The temperature dropped as they descended, the unlit candles eerie in the dark. Lorelei squeezed her arms in tight beside her, “I’m afraid to ask, but how do these candles go out all at once?”

“It’s a spell, sometimes they malfunction.”

There had been hesitation in his voice, and against better judgement she decided to prod, “At the same time the electricity goes out?”

“Yeah,” he grunted, “It…happens.”

At the bottom of the stairs, the pool remained lit in blues and purples from the bio-luminescent creatures that crawled across the rocks, but without additional lighting, their colors were magnified. Lorelei covered the light on her phone and stared out at it, “Wow.”

“You should go swimming sometime,” he gestured out at the water, “It’s warm year round.”

She dropped her voice to a whisper, “With whatever lives in there?”

“Why not?” he smirked, “You’re probably cousins.”

Lorelei screwed up her face then forced out a laugh, “Ha, oh, yeah.” She’d figured out a lorelei was some kind of water being that sang, something like a siren, but sometimes she thought the less she knew the better. An air of mystery–that was the plan.

“Speaking of,” Conrad started down the boardwalk across the water to the basement’s other side, “Is that why you came east? To get closer to the ocean?”

Lorelei swallowed, then spoke assuredly, “Yes.” It was as good a reason as any, better than hers, anyway.

“Well, Moonlit Shores is great for that. Have you been to the beach yet?”

“No.” This realization was odd to Lorelei–she hadn’t thought that the city of Moonlit Shores, the manor’s namesake, was in fact a shore. “I haven’t even been to town yet.”

“It’s not much,” he shrugged, “But I really love it.”

“Did you grow up there?”

“Sort of.” They came around the large rocks that lined the back of the pool and found themselves in the block corridor of the more traditional basement, “I went to school in town, I played there as a kid. My first job was at the fish market.”

Lorelei smiled, “Sounds nice.”

“Yeah but I smelled terrible for a year and half straight,” he sighed, “Okay, so where is the breaker box?”

“You’re asking me?” she lit up his back with her phone.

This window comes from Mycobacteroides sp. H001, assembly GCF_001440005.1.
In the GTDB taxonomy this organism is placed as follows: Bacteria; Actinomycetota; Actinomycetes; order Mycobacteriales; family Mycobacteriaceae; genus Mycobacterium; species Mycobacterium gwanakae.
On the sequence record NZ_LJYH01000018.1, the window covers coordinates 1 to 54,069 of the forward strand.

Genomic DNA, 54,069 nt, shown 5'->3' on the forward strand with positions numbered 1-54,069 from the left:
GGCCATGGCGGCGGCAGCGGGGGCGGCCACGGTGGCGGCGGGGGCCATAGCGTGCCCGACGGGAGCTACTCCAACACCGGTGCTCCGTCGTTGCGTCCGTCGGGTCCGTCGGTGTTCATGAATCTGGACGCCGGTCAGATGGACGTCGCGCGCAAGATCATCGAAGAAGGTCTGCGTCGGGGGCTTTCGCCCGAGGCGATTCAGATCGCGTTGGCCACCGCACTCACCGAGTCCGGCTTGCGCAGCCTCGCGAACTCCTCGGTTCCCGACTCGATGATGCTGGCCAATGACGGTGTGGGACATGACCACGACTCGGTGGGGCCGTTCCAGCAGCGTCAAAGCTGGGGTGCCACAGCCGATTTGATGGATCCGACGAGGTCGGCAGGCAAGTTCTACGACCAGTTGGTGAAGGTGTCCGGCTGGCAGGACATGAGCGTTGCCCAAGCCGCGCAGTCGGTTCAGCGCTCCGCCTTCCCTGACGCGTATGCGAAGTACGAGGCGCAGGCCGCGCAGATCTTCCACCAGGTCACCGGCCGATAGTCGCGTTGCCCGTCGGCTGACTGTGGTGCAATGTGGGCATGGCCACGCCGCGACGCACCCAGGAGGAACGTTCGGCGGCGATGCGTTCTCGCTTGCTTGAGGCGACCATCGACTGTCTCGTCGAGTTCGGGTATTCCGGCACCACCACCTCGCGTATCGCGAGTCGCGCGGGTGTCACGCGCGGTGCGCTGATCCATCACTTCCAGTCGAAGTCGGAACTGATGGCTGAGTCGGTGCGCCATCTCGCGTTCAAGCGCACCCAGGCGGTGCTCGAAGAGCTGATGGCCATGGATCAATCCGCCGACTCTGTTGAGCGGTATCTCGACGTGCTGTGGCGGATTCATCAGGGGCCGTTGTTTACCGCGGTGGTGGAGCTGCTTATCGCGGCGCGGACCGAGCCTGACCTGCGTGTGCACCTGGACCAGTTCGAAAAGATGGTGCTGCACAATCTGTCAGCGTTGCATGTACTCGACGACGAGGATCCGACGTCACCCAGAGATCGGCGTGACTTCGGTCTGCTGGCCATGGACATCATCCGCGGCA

He turned back to her, the light from his own phone too bright for her eyes, “Yes?” It was more of a question than an answer.

“Haven’t you, like worked and lived here for years? And you don’t know where the breaker is?”

“That does seem like a thing I should know, hu?” She nodded vigorously. “Thing is, it moves a lot, and I haven’t seen it in probably six months.”

“It moves?”

“Well, the manor doesn’t like us messing with it.” There was a decidedly loud creak like the house was settling. Or agreeing. “See?”

Then they were plunged into darkness as their phones died. Simultaneously.

Lorelei tried waking hers up, pressing buttons and flipping it around, but nothing happened. The dwarf had said this couldn’t happen, hadn’t he? She felt a sudden panic at being trapped in the dark with a large body of water between her and the topside of the earth.

“Well, that’s not right,” Conrad’s voice was lower, darker, having lost its typical lilt, and it did nothing for her confidence.

Then a candle flickered before her, illuminating his face in a warm glow. He’d taken one down from the sconce in the wall and lit it.

“Thanks,” she took it a bit more aggressively than she meant when he handed it off, watching him as he took down another and squeezed the wick between his fingers. Snapping, a flame jumped to life. She stopped herself from asking him what the hell he’d just done and just nodded. “Right, you’re a witch, this makes sense,” she tried assuring herself.

“Well, that’s accurate,” he scratched at the back of his head, the candlelight contouring the muscles in his arm as he moved, and chuckled, “but warlock is a little sexier.”

That’s accurate,” she mumbled, then shook her head.

“The breaker has never not been in the basement, so I guess we just have to look. It was in my office for a week once, so let’s start there.”

The first door off the corridor was the apothecary’s chamber, and even in the dark it was identifiable by the smell alone. Spicey and a bit medical, the room woke you up when you entered it. Lorelei had only been past the open door a time or two, but never inside. With her candle, she took in the space as much as she looked for the breaker box. The walls were lined with open shelves, much like the store they’d been to, but his jars were mismatched and mostly unlabeled. She hoped he was as good at what he did as he seemed.

“So, Lore, what did you do before you came here?”

She felt herself go red at his shortening of her name, glad for the lack of light, “Oh, well, I guess you could say I’m a serial receptionist. I don’t have a big dream like you,” she touched one of the jars filled with a bright yellow seed.

“You don’t?” He had gotten down unto his knees and was peering under the exam table, “When we met you seemed kinda interested in Hagan’s.”